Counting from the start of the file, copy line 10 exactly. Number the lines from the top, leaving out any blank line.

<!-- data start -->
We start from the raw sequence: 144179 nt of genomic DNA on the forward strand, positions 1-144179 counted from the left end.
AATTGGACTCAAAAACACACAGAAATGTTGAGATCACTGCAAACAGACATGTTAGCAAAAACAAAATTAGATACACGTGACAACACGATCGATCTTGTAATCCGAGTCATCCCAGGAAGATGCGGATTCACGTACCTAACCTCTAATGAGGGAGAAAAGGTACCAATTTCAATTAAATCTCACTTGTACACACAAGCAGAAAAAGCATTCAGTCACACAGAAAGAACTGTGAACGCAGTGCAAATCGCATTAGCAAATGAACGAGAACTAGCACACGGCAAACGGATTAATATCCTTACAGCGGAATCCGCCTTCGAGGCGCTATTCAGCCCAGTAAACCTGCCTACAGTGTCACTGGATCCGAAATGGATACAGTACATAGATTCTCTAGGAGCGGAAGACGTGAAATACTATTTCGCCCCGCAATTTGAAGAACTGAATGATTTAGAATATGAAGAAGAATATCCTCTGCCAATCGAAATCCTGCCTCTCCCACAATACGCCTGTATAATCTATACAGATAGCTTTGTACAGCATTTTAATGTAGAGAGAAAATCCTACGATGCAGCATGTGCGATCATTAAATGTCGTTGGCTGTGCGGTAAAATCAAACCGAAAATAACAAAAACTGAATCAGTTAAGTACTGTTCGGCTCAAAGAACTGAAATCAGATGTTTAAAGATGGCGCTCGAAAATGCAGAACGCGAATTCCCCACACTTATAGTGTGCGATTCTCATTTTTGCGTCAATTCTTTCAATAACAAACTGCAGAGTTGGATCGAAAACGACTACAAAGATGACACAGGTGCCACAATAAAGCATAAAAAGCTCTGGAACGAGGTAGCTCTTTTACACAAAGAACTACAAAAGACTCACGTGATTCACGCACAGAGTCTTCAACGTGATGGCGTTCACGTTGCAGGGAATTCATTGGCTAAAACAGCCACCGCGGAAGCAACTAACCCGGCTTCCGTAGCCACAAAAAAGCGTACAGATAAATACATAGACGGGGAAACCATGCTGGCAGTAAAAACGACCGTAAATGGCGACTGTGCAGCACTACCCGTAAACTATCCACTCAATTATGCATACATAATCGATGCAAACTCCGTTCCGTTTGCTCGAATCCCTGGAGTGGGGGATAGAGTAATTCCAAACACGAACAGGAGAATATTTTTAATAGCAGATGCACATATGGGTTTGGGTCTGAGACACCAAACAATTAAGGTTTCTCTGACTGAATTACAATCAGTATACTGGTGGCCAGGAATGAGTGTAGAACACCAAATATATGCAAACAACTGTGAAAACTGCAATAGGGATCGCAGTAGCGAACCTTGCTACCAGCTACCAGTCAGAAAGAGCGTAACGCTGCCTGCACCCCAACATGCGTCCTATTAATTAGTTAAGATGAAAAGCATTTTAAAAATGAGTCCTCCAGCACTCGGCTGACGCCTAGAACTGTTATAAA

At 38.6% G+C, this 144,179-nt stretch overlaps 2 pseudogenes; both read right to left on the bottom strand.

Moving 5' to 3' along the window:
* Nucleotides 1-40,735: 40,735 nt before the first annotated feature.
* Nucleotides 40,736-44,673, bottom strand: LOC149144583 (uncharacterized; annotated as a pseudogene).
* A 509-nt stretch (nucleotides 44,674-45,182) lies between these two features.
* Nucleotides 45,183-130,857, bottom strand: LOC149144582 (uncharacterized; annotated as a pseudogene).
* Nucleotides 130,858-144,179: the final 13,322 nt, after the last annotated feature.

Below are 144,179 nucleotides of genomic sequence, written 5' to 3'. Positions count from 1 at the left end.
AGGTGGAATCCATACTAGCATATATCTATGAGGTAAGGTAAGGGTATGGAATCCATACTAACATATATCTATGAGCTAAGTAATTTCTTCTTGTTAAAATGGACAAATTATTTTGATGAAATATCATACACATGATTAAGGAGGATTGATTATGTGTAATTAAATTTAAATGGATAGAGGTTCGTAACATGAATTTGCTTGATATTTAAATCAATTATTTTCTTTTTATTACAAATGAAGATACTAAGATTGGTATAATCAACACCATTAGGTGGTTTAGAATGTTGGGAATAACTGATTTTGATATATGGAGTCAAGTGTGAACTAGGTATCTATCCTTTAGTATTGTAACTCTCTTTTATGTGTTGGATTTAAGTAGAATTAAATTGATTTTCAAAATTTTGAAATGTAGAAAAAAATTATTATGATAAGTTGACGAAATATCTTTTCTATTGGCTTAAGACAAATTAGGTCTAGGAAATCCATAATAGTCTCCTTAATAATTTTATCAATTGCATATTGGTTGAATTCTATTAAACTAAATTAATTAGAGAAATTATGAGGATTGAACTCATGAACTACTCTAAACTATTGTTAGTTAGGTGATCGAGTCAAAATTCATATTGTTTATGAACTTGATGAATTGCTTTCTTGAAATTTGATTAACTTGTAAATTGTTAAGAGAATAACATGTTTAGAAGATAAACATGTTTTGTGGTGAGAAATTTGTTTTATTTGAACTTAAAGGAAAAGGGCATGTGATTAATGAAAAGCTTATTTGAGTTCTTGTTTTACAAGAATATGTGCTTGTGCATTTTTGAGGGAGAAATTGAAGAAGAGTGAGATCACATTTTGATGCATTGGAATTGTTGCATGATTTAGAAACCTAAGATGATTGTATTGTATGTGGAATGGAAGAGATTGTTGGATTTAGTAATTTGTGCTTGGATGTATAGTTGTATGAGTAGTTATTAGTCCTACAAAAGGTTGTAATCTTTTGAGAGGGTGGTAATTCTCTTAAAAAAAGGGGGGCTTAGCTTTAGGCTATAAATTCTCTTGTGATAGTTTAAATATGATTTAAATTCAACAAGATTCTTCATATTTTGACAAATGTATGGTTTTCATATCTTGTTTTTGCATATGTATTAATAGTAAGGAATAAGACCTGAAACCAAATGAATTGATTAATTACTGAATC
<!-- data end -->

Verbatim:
Below are 144,179 nucleotides of genomic sequence, written 5' to 3'. Positions count from 1 at the left end.